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Singapore: the politics of inventing national identity

Singapur: die Politik der nationalen Identität
[journal article]

Ortmann, Stephan

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Abstract This study wants to shed new light on the politics of Singapore's national identity invention. Since independence in 1965, the Singaporean government has tried to generate a sense of national identity in Singapore. While at first, the priority was on pragmatic values to promote the economic development, this changed in the late 1980s when the government became concerned with the widespread materialism within the society. As an alternative, so-called Asian values sought to provide an ideological alternative and a new basis for a stronger national identity. At the same time, average Singaporeans have developed their own unique conceptions of the city-state's national identity, which sometimes contradict the official nation-building efforts and thus constitute a subtle form of opposition. Many Singaporeans demand greater participation in the negotiation of their Singaporean identity, which demonstrates the difficulty of constructing a sustainable authoritarian civic national identity.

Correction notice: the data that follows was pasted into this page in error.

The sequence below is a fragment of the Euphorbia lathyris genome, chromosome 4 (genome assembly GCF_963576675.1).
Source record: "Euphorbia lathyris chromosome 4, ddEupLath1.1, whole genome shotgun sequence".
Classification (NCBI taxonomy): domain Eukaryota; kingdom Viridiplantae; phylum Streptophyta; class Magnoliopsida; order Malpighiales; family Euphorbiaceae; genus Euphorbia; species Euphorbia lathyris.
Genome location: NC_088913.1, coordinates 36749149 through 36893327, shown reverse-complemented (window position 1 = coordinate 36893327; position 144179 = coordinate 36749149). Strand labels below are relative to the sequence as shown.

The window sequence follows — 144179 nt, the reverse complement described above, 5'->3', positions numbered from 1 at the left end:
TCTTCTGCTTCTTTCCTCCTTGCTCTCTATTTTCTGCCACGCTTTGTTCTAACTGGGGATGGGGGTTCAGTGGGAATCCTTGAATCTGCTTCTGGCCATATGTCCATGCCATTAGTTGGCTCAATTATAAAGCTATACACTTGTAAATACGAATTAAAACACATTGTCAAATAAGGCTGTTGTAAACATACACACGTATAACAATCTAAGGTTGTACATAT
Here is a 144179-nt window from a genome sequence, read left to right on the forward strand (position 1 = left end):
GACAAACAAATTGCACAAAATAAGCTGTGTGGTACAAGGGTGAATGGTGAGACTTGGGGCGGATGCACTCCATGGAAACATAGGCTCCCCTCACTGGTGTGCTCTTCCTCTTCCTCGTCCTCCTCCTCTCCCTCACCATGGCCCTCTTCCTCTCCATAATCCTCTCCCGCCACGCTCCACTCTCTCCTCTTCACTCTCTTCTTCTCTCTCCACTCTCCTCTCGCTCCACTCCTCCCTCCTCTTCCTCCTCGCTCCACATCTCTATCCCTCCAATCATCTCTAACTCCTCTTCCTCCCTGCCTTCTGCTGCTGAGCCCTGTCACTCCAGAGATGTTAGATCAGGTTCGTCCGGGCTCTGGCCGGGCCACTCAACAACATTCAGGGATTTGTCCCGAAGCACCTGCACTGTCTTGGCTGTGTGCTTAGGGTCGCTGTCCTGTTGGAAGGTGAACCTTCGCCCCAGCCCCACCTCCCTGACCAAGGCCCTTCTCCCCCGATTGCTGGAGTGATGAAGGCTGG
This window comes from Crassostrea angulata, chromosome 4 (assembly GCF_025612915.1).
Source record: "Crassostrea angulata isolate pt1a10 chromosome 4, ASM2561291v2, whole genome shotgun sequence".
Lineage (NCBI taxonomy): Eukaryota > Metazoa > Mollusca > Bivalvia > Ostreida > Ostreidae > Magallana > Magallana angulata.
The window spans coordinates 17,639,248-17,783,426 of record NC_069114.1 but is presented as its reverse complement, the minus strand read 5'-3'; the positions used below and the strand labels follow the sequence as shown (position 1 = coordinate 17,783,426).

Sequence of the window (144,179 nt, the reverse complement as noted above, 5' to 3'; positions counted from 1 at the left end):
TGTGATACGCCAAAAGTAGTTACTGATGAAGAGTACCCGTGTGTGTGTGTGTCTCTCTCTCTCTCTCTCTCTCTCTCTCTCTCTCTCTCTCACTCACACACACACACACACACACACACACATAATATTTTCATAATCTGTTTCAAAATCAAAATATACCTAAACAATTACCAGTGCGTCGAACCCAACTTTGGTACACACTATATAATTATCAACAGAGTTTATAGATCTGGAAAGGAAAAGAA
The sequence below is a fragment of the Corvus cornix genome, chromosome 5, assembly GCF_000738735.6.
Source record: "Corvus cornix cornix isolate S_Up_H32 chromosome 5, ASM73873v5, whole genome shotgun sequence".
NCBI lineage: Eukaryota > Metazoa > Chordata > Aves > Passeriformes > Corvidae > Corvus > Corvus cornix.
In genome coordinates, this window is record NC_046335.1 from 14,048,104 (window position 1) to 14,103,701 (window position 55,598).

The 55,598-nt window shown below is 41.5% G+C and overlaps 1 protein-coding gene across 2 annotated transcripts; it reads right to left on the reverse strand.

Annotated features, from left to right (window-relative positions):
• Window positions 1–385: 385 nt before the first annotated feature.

Keywords Singapore; national identity; state formation; economic development (on national level); nationalism; democracy; historical development; declaration of independence; society; economization; value change; value-orientation; materialism; participation; political change; conception; Southeast Asia
Classification Sociology of Developing Countries, Developmental Sociology; Political System, Constitution, Government; General History
Method applied research; historical
Free Keywords comparative science; Singapore; national identity; nation-building; economic development; nationalism; democracy; 1960-2010
Document language English
Publication Year 2009
Page/Pages p. 23-46
Journal Journal of Current Southeast Asian Affairs, 28 (2009) 4
ISSN 1868-4882
Status Published Version; peer reviewed
Licence Creative Commons - Attribution-Noncommercial-No Derivative Works